THUNDER Bay – From childhood, Thunder Bay’s Matthew Cimone has dreamed of going to space. His love of the night sky was inspired by his grandfather during his early years stargazing on the shores of Lake Shebandowan. The breathtaking evenings, away from city lights, revealed a universe of brilliant colours, planets, and galaxies that Matthew hoped one day to explore. And now he might have the chance to actually leave the earth.
During his years at Fort William Collegiate Institute, Matthew planned for his career as an astronaut. He would Royal Military College, become an air force pilot, earn his degree in engineering and apply for the Canadian Space Agency; a route taken by several Canadian astronauts. But during these high school years, Matthew learned that myopia had already washed him out of the pilot program. He thought he had lost the stars.
In search of Plan B, Matthew took a year off school and travelled the globe. He eventually found himself at University of Toronto’s International Development Studies program after learning of the injustices in developing countries. He spent a year in Sierra Leone, a country in West Africa featured in the movie Blood Diamonds, and where a civil war fought over diamonds devastated the nation. Matthew founded a charity organization called Esther’s Echo. Echo supports a school in Sierra Leone, founded by a local African woman named Esther Kanu. Her school reintegrates former child soldiers and vulnerable young women back into the community. Through his work, Matthew secured a position as a Goodwill Youth Ambassador for the United Nations and began to speak to high schools across Canada about the need to be aware of and support global causes.
Despite his efforts abroad, Matthew still kept close to all things related to space. This past summer, he produced a documentary about the final flight of the space shuttle called Chasing Atlantis with another Thunder Bay veteran, Paul Muzzin, founder of Riptide Media. The documentary followed a group of Canadians, including Matthew and Paul, on a road trip from Toronto to Titusville Florida to see the last launch of shuttle Atlantis in person. Along the route, they interviewed several NASA engineers, a former director of the Kennedy Space Center and even Canadian Astronaut Chris Hadfield. “Chris is my favourite astronaut.”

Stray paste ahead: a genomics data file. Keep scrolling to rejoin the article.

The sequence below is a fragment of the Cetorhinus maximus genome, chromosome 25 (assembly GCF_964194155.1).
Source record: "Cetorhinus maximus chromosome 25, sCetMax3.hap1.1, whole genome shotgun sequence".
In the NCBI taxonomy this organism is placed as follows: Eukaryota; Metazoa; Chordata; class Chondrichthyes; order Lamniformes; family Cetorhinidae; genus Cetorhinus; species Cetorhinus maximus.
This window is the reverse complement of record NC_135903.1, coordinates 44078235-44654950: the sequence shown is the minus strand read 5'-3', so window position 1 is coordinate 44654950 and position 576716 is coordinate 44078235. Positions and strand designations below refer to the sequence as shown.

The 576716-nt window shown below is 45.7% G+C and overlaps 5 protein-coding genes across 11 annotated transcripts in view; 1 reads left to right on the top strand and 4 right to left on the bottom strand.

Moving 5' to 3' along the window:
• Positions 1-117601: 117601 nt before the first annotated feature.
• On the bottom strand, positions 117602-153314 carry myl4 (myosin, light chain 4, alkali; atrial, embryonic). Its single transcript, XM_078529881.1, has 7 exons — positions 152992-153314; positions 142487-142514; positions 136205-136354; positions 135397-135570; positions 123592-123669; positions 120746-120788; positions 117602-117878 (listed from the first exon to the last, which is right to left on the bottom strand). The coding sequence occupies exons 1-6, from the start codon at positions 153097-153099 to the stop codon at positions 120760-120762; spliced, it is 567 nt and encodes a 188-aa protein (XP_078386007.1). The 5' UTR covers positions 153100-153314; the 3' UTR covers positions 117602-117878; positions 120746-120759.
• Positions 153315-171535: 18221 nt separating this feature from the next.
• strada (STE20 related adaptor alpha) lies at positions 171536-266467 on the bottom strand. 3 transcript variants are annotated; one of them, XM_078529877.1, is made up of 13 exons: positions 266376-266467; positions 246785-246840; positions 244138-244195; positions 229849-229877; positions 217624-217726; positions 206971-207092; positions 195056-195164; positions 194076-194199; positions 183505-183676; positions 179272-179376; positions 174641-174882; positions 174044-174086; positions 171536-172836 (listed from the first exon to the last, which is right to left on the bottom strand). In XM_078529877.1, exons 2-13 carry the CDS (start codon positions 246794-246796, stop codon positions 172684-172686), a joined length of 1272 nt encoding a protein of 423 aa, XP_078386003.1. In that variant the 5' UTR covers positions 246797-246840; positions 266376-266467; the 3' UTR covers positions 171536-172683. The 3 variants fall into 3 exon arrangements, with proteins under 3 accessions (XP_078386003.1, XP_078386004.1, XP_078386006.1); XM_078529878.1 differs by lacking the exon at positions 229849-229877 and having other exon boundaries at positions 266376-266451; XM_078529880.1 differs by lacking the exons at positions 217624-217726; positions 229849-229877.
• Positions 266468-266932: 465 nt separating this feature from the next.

Matthew recalled of the interview. “He reminded me of something that I think my grandfather tried to teach me on those shores of Lake Shebandowan and something which drove my interest in working in Africa. Seen from space, our planet is borderless. The coloured maps and lines that we create are not the real Earth. These are divisions and separations that were made by people and often the formation of those lines was a very painful process. I wish I had the opportunity to see the world as Chris Hadfield has.”
The exciting news is that Matthew now does have that opportunity.
Metro newspaper is running a competition that Matthew has entered to actually go into space…literally. The paper is hosting an online vote for one individual to land a seat with new space tourism company SXC based out of Curacao in the Caribbean. A dream once thought lost is now a very real possibility for Matthew. “I still speak to many youth,” Matthew explains “and talk to them about the need to treat the world as it truly is. A fragile and borderless planet that we need to take better care of. When I do these presentations, I would love to speak from first-hand experience; to show my own photos from space and inspire those I meet to live their lives with that image of our home in their minds.”
The competition is determined partly by a judging panel that chooses from the competitions’ most highly voted candidates. “I’m asking the Thunder Bay community to help support me in my fight against gravity by voting for me online!”
The link to Matthew’s entry in the competition can be found at:
www.metroinspace.com/ca/view/ct94 Voters can vote up to 10 times each day for Matthew between now and April 5th on any computer and also on their phone. That mean you could vote 10 times from work, home and on a cell phone for a total of 30 votes a day.
The link for Matthew’s entry can also be found on his website at: www.matthewcimone.com